Did you know that UpToParents.org sends out a question of the week?  I read the Question of The Week every week because the questions are on point, timely, and always interesting.   Recently, I saw a question and answer that struck me strongly.  As the Question of The Week considers, not all divorces have to happen.  Surely there are situations where reconciliation is not an option.  But it is a sobering thought to consider that all the pain could be avoided if couples gave it just one more try.  If just one couple reconciles their marriage, this percentage could go down, and the couple could stay together.  And their families would not be subjected to the devastating effects of divorce.  After all is said and done, if reconciliation is impossible, consider what the implications could be if couples choose mediation and not litigation to complete their divorce.  Lower cost, a collaborative agreement you helped craft, and an agreement you can live with, a happier life going forward and a world where children can thrive because these parent’s lives are not filled with the strife so common with litigated divorce.

At Heartland Family Mediators, we use a process that is family focused and child-centered.  We listen.  We provide couples with an objective third party perspective and we try to help them work the challenges through.  We are here to help you find peace for your family.  We seek to help you be successful, have accomplishments in your future for which you can be proud, and to help you find a path to assure your children enjoy to the fullest their one and only childhood.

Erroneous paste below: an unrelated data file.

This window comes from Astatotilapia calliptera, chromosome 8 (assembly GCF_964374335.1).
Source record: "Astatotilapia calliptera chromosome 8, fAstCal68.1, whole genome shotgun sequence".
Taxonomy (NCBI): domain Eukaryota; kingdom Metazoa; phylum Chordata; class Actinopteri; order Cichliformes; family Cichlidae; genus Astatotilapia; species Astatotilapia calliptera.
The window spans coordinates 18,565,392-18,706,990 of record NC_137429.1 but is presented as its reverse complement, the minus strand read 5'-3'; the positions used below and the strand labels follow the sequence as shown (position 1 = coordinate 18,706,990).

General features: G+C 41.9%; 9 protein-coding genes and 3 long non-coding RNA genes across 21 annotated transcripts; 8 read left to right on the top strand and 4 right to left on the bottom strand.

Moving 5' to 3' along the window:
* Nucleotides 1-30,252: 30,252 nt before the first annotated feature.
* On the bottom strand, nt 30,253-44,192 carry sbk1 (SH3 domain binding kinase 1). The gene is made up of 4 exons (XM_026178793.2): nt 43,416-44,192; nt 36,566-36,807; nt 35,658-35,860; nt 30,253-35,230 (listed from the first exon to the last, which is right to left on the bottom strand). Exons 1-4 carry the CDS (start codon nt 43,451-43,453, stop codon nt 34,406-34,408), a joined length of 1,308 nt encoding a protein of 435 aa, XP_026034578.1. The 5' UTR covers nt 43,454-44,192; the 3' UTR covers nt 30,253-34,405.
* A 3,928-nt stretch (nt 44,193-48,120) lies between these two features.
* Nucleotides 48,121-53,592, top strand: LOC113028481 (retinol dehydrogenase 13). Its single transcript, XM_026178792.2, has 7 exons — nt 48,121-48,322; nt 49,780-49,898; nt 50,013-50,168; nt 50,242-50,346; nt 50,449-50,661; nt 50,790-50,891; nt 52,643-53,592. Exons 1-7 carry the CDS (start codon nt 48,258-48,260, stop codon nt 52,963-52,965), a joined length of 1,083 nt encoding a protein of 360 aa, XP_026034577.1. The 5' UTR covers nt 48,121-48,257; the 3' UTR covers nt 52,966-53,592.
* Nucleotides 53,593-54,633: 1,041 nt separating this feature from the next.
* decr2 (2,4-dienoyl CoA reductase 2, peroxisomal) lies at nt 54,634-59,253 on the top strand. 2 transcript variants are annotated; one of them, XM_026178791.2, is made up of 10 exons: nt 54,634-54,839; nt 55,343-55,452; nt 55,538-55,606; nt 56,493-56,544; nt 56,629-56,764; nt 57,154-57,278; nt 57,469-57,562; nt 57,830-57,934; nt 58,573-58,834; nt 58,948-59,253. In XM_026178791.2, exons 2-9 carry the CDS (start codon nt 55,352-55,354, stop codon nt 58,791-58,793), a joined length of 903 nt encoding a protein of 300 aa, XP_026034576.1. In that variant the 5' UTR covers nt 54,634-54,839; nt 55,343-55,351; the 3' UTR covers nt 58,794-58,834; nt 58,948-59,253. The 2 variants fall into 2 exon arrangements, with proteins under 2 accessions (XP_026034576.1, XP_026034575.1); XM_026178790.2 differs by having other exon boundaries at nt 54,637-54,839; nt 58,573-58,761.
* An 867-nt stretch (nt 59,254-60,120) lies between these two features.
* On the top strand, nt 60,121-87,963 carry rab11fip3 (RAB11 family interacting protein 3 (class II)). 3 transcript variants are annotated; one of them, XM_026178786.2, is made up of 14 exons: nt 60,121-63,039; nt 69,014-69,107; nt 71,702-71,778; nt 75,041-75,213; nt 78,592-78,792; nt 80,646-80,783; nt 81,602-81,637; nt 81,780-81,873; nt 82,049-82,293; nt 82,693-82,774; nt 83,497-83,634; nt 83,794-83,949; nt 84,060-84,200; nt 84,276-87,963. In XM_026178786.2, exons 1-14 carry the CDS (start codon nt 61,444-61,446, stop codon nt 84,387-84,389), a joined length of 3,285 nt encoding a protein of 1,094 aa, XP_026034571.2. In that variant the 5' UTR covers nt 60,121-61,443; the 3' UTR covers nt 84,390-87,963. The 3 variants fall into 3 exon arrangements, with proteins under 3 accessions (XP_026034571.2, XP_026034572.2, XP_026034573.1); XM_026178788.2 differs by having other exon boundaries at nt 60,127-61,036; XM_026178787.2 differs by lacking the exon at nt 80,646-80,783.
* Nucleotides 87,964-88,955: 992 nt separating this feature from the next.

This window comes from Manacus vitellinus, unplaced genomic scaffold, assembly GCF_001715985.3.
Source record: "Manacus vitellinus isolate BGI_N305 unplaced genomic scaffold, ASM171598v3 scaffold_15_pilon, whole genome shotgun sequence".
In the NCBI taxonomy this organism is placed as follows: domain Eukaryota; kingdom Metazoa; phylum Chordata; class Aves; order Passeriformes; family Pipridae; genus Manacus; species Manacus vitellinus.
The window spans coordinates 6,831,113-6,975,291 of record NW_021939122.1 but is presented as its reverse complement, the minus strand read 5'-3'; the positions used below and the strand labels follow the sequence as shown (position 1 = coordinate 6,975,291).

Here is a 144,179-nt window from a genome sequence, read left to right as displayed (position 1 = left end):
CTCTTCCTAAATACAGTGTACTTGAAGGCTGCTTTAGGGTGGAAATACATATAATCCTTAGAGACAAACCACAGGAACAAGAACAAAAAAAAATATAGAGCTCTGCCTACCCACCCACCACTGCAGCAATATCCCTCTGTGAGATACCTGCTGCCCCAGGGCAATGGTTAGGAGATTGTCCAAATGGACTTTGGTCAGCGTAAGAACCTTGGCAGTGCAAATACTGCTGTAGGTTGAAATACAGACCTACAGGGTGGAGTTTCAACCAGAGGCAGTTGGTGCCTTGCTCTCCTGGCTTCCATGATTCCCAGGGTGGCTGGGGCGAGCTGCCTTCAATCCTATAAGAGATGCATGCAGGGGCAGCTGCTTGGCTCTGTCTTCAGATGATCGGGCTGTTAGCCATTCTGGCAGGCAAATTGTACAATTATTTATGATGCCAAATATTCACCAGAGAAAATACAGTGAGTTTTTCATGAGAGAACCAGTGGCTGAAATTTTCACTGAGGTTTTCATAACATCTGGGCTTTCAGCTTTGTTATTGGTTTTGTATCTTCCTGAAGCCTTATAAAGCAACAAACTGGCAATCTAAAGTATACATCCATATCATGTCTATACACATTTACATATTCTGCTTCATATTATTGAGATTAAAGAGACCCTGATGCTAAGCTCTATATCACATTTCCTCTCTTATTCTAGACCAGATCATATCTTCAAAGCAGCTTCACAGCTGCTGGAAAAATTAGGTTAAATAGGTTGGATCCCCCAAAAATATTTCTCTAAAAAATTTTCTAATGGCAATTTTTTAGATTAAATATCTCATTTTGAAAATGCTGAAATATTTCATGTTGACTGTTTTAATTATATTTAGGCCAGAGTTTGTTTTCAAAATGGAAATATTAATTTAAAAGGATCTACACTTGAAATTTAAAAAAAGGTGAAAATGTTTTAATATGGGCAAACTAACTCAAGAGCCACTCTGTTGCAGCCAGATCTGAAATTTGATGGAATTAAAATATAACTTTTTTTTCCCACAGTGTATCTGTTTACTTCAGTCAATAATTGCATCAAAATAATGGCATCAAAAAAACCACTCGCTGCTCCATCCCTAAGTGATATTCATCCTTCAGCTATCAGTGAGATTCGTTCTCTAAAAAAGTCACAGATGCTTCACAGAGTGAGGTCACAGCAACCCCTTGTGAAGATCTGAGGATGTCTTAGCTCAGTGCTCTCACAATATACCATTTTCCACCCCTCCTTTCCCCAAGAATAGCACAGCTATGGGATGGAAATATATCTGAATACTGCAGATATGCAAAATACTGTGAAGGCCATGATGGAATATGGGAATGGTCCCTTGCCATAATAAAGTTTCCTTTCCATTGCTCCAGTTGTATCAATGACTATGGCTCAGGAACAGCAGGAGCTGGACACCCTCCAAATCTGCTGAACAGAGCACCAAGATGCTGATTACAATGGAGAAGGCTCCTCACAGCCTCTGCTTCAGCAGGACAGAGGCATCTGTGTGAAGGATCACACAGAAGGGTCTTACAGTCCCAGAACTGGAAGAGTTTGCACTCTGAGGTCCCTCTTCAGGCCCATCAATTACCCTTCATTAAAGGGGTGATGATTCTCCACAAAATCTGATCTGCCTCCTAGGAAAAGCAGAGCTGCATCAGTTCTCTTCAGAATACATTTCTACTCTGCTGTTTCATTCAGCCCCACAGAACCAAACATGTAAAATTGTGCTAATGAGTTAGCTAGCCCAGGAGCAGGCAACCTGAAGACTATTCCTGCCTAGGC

We want to help.

Following is the Question of The Week I referred to.  See what you think. Dr. Robert E. Emery has studied the number of cases where separated and divorced parents say that they thought they should have tried harder to stay together.One month after custody issues were resolved, in what percent of cases did at least one parent say he or she felt that they should have tried harder to stay together?
a. 10% (10% of responses)
b. 20% (11% of responses)
c. 30% (13% of responses)
d. 40% (22% of responses)
e. 60% (The actual answer – and 43% of responses)

This struck us as a large number, but it seems to be accurate.  And this finding seems to have two implications.

First, for anyone headed for a divorce that is necessary or cannot be stopped (remember, no one can make his or her spouse stay married), the grief of having to accept the divorce must be acknowledged and addressed.  Too often, destructive conflict continues because of a conscious or unconscious attempt to keep the divorce from happening.

But second, maybe not every divorce must proceed to conclusion – and perhaps more marriages can be happily saved.  One of the understudied topics in the field of separation and divorce is just how many couples actually save their marriages and even elevate them to a state of happiness not known before.

One tool couples may want to consider if they are open to the possibility of a happy reconciliation is NoDivorceToday.org, a resource for making separations as constructive, peaceful, and relationship-sensitive as possible.